On the B2B side, we have IBM, DeepMind (a Google acquisition run separately from the company’s other AI initiatives), and Microsoft clearly dedicated to solving business problems. IBM is the farthest along, with solutions for health care, insurance, financial services, law, education, supply chain, marketing, and HR.
DeepMind is best known for its conquering of games. The company recently demonstrated its acumen in the game Go and is now tackling Starcraft. While this many seem like a more consumer focus, it represents a similar path followed by Watson. That AI solution was taught initially by competing in chess and trivia games before turning its attention to business applications. The only two case studies listed on DeepMind’s website are health care and data center energy optimization — B2B all the way.
Microsoft is probably a more controversial inhabitant of the B2B segment. Most of the initial fanfare around Cortana focused on consumer applications similar to Alexa and Google Assistant and the recent Harman-Kardon intelligent speaker announcement is a clear B2C play. However, Microsoft doesn’t have the consumer reach of those competitors or Apple, so it has logically started to leverage its strength in general business applications to push the adoption of Cortana.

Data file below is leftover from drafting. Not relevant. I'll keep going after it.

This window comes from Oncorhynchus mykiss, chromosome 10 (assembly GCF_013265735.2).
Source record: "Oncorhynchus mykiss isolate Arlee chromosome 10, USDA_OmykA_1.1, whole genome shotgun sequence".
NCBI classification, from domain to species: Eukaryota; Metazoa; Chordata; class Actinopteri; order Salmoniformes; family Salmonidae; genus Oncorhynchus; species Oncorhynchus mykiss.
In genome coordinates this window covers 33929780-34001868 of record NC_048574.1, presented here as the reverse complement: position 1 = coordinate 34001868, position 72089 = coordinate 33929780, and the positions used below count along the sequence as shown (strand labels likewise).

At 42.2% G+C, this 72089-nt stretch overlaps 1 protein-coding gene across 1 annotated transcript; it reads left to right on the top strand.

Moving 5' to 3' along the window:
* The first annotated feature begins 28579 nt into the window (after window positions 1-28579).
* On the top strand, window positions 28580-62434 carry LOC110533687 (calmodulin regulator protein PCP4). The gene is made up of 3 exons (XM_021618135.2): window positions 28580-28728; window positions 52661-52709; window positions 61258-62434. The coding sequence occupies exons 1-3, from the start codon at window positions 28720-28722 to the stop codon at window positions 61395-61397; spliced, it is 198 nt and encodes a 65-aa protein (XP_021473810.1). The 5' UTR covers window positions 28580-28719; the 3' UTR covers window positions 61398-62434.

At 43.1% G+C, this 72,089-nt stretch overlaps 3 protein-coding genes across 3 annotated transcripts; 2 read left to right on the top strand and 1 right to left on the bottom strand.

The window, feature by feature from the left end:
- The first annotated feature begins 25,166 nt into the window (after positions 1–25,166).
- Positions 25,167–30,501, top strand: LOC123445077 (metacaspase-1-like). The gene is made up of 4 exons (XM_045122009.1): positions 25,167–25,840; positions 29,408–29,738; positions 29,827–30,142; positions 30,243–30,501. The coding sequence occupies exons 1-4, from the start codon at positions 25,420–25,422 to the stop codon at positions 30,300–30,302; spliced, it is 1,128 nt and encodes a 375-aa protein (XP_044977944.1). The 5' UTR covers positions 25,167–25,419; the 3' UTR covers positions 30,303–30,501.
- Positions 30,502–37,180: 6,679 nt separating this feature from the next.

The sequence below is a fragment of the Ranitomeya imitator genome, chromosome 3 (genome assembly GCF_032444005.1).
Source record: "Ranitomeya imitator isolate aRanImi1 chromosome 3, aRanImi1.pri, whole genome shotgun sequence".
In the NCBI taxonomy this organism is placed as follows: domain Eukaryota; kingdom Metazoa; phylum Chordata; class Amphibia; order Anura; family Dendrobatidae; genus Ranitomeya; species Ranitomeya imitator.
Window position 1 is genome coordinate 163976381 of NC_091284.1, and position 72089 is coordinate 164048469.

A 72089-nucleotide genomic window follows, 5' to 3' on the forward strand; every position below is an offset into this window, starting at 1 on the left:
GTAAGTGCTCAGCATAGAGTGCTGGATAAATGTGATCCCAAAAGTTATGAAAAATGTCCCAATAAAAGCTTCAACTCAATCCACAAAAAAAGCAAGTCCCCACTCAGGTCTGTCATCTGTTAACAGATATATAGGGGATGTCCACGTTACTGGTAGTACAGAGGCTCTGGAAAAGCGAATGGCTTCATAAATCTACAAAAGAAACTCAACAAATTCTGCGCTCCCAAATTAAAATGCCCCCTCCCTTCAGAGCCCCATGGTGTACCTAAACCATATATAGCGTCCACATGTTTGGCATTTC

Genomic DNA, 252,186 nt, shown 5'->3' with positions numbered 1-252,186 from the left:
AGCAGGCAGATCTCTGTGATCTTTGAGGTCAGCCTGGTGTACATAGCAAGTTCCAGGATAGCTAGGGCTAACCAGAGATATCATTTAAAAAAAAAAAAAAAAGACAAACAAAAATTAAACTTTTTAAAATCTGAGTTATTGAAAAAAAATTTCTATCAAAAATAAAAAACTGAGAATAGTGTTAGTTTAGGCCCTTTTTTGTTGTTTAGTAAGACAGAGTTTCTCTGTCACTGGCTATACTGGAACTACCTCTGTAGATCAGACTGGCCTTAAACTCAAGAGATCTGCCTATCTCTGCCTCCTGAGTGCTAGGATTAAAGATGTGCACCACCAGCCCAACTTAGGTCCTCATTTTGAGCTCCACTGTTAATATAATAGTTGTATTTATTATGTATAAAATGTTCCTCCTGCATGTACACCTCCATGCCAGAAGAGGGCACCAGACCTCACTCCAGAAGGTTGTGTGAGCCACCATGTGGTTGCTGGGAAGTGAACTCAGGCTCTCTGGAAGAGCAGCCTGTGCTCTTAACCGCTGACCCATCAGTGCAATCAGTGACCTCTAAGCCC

Surface and Windows 10 may have a role to play in exposing more consumers to Cortana, but the real consumer opportunity for the voice assistant is the nearly 50 million Xbox users. As Cortana services expand on Xbox, you could see Microsoft starting to become more competitive in the B2C segment, but today its strongest point of leverage is in B2B.
Blurred lines, then a sharpened focus
It is clear that AI and voice assistants have general purpose capabilities that can be utilized in either consumer or business settings. We should expect to see many of these services embedded over time in both consumer and business applications. In particular, Google Assistant, Amazon Alexa, and Microsoft Cortana seem destined to have some presence in both B2C and B2B segments.
However, the companies obviously realize that trying to go too broad right now means competing against everyone. Even companies of this scale can’t hope to knock out all of their competitors in the near term. That means more specialization before more generalization. Look for the B2C and B2B lines to sharpen before they blur again.